The Van Abbemuseum Collection consists of over 2800 artworks. We publish texts and images on an ongoing basis, but this record is currently in the process of being documented.
On this canvas the Portuguese artist Julião Sarmento drew part of a human figure, twice. The fragment at the top consists of a tight skirt under which Sarmento shows two legs to just below the knee. Above the skirt, he has suggested the upper body with a few lines. The lower fragment reveals the upper body, arms and hands. One finger of the right hand is perpendicular to the left hand. The bottom-left corner of the canvas shows a stick with a sling. The background has an irregular grainy structure and looks patchy. In the fragments of the figures, the underlying lines of the sketch have been painted over transparently. There is a horizontal seam in the canvas and the lowest fragment of the figure seems to be cut off by this seam.
In the 1970s Sarmento worked mainly with film, video and photography. After that he started to make paintings. These have a collage-like character and initially looked colourful and explosive. Nevertheless, according to Sarmento, they are really about sorrow, loneliness and isolation, and about “the impossibility of really seeing and understanding because there are simply too many possibilities.” This colourful period was followed by a period in which Sarmento worked mainly with grey. He explained: “I like grey because it is so anonymous”, and “(… ) with grey it is possible to create something unique, something that is somewhere between painting and classical drawing.” The “white” canvases which Sarmento has made since the 1990s are also somewhere between drawing and painting. He draws figurative and abstract elements with graphite onto a background painted white.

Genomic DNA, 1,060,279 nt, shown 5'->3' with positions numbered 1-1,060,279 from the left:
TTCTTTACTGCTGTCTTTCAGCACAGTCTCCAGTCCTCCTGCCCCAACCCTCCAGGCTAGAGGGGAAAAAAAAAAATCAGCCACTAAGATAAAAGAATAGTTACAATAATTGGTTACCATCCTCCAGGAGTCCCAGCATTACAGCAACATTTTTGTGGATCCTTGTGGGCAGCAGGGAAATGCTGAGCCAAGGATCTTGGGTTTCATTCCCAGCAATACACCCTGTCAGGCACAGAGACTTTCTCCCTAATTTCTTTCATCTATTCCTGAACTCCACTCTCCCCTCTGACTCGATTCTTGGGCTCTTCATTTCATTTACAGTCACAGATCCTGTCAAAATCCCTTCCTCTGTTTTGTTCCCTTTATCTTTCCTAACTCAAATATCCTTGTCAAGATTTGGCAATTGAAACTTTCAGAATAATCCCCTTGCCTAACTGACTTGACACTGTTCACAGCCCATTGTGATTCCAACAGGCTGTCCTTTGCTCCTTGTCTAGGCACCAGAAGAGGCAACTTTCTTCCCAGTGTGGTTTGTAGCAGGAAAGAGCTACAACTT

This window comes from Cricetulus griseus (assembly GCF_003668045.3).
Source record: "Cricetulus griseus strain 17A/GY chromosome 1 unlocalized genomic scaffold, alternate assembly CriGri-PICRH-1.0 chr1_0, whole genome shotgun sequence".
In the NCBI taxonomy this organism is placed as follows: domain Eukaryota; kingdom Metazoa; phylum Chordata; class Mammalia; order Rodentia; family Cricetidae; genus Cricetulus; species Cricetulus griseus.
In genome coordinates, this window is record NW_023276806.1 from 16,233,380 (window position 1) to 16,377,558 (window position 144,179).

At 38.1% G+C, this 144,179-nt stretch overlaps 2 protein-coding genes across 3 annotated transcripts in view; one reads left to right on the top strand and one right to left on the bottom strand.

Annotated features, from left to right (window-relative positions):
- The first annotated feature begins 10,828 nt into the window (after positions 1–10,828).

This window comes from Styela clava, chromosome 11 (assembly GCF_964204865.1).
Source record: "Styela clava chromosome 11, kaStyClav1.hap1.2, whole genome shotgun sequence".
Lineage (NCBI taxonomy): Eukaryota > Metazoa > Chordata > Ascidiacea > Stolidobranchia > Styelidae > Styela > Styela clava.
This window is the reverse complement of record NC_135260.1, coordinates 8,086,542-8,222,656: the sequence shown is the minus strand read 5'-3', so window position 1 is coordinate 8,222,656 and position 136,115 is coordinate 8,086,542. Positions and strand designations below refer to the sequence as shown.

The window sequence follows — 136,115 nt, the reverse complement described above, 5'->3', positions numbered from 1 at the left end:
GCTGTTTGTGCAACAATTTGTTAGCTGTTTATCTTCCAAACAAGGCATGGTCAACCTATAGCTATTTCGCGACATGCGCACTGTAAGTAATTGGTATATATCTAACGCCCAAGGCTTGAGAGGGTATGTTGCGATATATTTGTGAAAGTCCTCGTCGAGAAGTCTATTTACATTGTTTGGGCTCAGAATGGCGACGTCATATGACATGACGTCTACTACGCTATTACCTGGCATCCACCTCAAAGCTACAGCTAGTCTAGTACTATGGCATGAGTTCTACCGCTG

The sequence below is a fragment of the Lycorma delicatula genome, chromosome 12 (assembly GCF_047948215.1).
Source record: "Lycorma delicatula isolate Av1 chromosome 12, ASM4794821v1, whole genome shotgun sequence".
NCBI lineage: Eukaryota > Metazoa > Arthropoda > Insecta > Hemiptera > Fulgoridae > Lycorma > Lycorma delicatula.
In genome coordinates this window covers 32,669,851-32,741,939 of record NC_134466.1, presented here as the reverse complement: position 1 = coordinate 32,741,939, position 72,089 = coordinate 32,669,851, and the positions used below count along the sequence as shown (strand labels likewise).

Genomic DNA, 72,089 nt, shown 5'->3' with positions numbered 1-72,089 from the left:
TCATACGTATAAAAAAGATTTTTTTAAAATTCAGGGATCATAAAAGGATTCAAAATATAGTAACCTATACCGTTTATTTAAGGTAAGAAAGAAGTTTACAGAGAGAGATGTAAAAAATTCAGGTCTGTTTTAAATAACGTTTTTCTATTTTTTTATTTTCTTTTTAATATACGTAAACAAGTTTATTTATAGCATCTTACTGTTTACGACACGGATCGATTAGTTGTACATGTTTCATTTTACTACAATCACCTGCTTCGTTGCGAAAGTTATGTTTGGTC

The fragments of images in the “white” paintings, such as 'Metropolis', seem to rise up from the canvas because they have been repeatedly sketched and then painted over again. Some of the shapes are razor sharp, while others are very vague. As regards the extent to which they can be recognized, the fragments are also sometimes vague and sometimes clear. However, their meaning always remains enigmatic. Bits of stories seem to be depicted, but neither the fragments themselves nor their interrelationship clearly tell what the story is about. Sarmento’s works are like the memory of a dream in which desire has central place, a desire which is always accompanied by absence, things which are incomplete, and memories.
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